Reflections On A New Camera

I now have a Pentax K3 body, which is both good news and bad. The downside is that it is likely to be the last upgrade to my Pentax system. I’m retiring, with all that means, so it’s unlikely that I’ll be able to get a new Pentax camera anytime soon.

The upside, though, is that it’s well worth it. I was pushing some of the limits of my K10D and the new K3 will take me beyond those limits. It has additional bells and whistles that I can actually use, as opposed to just being cool features. This camera should last me a while.

Plus, now that I have two extra DSLRs, I can now take two grandkids along at the same time and give them each their own camera to play with. I can also set up multiple cameras for different astrophtotgraphy and astro-landscape attempts. At events, I can now rig multiple cameras with different lenses. Lots of uses for having multiple cameras, especially with the type of photography I like doing. Let’s see those meteors find a patch of sky I’m NOT photographing! 😉

That last is a comment on how it always seems like the meteors go through the sky either between my taking photos or in an area just outside my field of view. I had a really bright, long meteor go over one night and was so excited because I was positive I’d caught it. When that exposure ended, I promptly checked it and…no meteor. It had been just above the top of my exposure.


Getting the Pentax *ist DL was a no-brainer and learning to use it was pretty easy. There were some differences, but on the whole it was so similar to the Pentax ME that it was almost a case of pick it up and use it. I had good arguments for upgrading to the K10D, and doing so from the *ist DL was straightforward. There were a few new settings I learned to use, but again, it could have been a straight FW upgrade. There were mechanical upgrades that were new, of course, such as the anti-shake feature, and being a faster camera. But there wasn’t anything “really new” as most of it was performance upgrading: lower noise, faster shooting, but on the whole, a nearly identical camera when using it in the field.

The K3, now…that’s a different story.

Sure, I can take it and go out and start using it. I know I’ll get good photos, and that I can manually control the camera every bit as well as with the *ist DL and K10D.

What gives me pause with this K3 is that it has features that I “need” that weren’t in the other two. Features I’ve never used because I never had them available. It’s kind of like getting a new car…my previous cameras were fundamentally identical, with them it was like going from a car to a car. Going to the K3 is more like going from a car to a car with built-in GPS navigation when you’ve heard about GPS but never used it. I know, everyone pretty much has GPS navigation on their phones now, but the point is I’m gaining additional tools with this new camera.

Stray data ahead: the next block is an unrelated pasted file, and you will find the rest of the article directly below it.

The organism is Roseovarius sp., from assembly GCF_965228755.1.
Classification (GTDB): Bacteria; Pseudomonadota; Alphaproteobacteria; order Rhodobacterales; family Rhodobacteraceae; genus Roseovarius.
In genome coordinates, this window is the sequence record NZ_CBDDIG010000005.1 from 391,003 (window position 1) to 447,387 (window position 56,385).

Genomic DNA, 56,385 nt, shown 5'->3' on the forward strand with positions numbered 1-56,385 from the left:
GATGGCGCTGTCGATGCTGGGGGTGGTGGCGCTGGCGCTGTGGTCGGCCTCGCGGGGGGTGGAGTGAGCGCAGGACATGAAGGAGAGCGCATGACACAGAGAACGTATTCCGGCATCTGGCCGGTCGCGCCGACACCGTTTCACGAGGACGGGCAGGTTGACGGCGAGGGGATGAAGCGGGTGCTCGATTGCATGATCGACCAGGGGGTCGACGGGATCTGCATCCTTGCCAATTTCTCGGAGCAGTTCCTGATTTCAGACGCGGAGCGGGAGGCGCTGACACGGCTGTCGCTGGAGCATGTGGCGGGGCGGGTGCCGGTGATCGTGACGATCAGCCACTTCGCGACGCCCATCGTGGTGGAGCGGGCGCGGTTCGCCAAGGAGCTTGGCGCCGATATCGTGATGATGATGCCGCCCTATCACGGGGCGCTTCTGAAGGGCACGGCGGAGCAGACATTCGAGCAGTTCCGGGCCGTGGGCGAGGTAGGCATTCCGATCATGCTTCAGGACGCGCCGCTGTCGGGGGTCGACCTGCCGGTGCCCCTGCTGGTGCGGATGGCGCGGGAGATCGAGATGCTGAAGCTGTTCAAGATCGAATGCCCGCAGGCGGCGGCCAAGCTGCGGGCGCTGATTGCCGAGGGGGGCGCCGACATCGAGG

Take Live View. I’ve heard about it and I’ve read about it a little. I know how it can help you really fine tune your focus and with some lenses such as my fully manual 400mm prime I’m really looking forward to learning how to use this feature to get that lens dialed in for my photos.

Then there’s the ability to actually move the sensor for horizontal and vertical alignments. How cool is that? How can I take advantage of that? I have no idea but the fact that this along with the GPS option would enable me to take exposures of as much as 5 minutes without needing to track the stars excites me.

And what about the built-in “stacking” capability? Instead of taking multiple exposures then stacking them on the computer, I can somehow do that in-camera to create the single exposure with less noise, less star trails, etc.. Or get long star trails built up in a single image, if that’s what I want.

Yep, I said “somehow”. I’ve glanced through the manual and looked online a little, but I still have no idea how to use that. The menu isn’t that hard to navigate, but finding this feature, turning it on, and selecting the desired settings for it…easy enough. Using it…that’s a different story. What do I have to do to take the various images used in the “stack”? Will it take all the desired images itself, or do I have to take each one? How does it know when to stack them, when I’m done taking the desired images?

It’s also got HDR. I’m interested in that, too, and eager to see how it compares with the HDR I’ve created with my laptop. This, too, is right now in the same category as the stacking feature…it should be easy enough to set up, but the same questions apply.

On-board time lapse capability. Full HD 1080 i/p video capability. Dual card slots.

There are lots of new features I’m looking forward to taking advantage of, and also some bells and whistles I’ll probably never use, such as the various on-board digital filters. I’m not sure why those are there, or when I’d ever want to use them. That kind of stuff seems to me more appropriate for post-production workflows.

It’s going to be an interesting journey getting used to this new camera and I’m looking forward to experimenting and pushing the limits of my K3.


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